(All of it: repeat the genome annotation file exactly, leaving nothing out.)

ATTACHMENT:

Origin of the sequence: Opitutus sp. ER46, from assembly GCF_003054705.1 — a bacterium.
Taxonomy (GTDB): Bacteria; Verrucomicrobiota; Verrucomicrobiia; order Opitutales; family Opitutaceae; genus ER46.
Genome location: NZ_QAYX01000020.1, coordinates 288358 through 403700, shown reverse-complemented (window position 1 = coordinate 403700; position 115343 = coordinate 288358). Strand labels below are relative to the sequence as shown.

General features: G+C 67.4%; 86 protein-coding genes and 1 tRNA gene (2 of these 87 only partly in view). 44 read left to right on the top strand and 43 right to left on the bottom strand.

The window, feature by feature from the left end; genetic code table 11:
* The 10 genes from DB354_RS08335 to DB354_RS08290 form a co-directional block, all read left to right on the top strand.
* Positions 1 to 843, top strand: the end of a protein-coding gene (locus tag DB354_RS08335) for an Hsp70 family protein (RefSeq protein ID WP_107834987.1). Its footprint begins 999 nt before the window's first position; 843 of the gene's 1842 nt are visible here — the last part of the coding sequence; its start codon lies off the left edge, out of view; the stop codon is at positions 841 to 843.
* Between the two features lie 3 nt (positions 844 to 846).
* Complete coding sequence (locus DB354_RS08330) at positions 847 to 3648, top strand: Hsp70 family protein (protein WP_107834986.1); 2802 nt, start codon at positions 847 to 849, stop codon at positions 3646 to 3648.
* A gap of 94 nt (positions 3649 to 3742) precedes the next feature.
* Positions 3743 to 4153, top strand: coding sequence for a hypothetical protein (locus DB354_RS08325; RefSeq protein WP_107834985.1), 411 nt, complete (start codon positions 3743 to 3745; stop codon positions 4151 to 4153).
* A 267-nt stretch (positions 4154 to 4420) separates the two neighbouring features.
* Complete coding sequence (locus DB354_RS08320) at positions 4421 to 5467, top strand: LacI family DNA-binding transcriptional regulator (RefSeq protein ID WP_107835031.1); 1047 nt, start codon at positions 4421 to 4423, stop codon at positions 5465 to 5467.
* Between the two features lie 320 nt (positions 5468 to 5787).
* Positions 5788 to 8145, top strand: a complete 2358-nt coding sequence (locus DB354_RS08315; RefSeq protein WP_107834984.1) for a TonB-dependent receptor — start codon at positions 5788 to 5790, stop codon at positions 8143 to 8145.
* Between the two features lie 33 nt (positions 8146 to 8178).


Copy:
Origin of the sequence: Opitutus sp. ER46, from assembly GCF_003054705.1 — a bacterium.
Taxonomy (GTDB): Bacteria; Verrucomicrobiota; Verrucomicrobiia; order Opitutales; family Opitutaceae; genus ER46.
Genome location: NZ_QAYX01000020.1, coordinates 288358 through 403700, shown reverse-complemented (window position 1 = coordinate 403700; position 115343 = coordinate 288358). Strand labels below are relative to the sequence as shown.

General features: G+C 67.4%; 86 protein-coding genes and 1 tRNA gene (2 of these 87 only partly in view). 44 read left to right on the top strand and 43 right to left on the bottom strand.

The window, feature by feature from the left end; genetic code table 11:
* The 10 genes from DB354_RS08335 to DB354_RS08290 form a co-directional block, all read left to right on the top strand.
* Positions 1 to 843, top strand: the end of a protein-coding gene (locus tag DB354_RS08335) for an Hsp70 family protein (RefSeq protein ID WP_107834987.1). Its footprint begins 999 nt before the window's first position; 843 of the gene's 1842 nt are visible here — the last part of the coding sequence; its start codon lies off the left edge, out of view; the stop codon is at positions 841 to 843.
* Between the two features lie 3 nt (positions 844 to 846).
* Complete coding sequence (locus DB354_RS08330) at positions 847 to 3648, top strand: Hsp70 family protein (protein WP_107834986.1); 2802 nt, start codon at positions 847 to 849, stop codon at positions 3646 to 3648.
* A gap of 94 nt (positions 3649 to 3742) precedes the next feature.
* Positions 3743 to 4153, top strand: coding sequence for a hypothetical protein (locus DB354_RS08325; RefSeq protein WP_107834985.1), 411 nt, complete (start codon positions 3743 to 3745; stop codon positions 4151 to 4153).
* A 267-nt stretch (positions 4154 to 4420) separates the two neighbouring features.
* Complete coding sequence (locus DB354_RS08320) at positions 4421 to 5467, top strand: LacI family DNA-binding transcriptional regulator (RefSeq protein ID WP_107835031.1); 1047 nt, start codon at positions 4421 to 4423, stop codon at positions 5465 to 5467.
* Between the two features lie 320 nt (positions 5468 to 5787).
* Positions 5788 to 8145, top strand: a complete 2358-nt coding sequence (locus DB354_RS08315; RefSeq protein WP_107834984.1) for a TonB-dependent receptor — start codon at positions 5788 to 5790, stop codon at positions 8143 to 8145.
* Between the two features lie 33 nt (positions 8146 to 8178).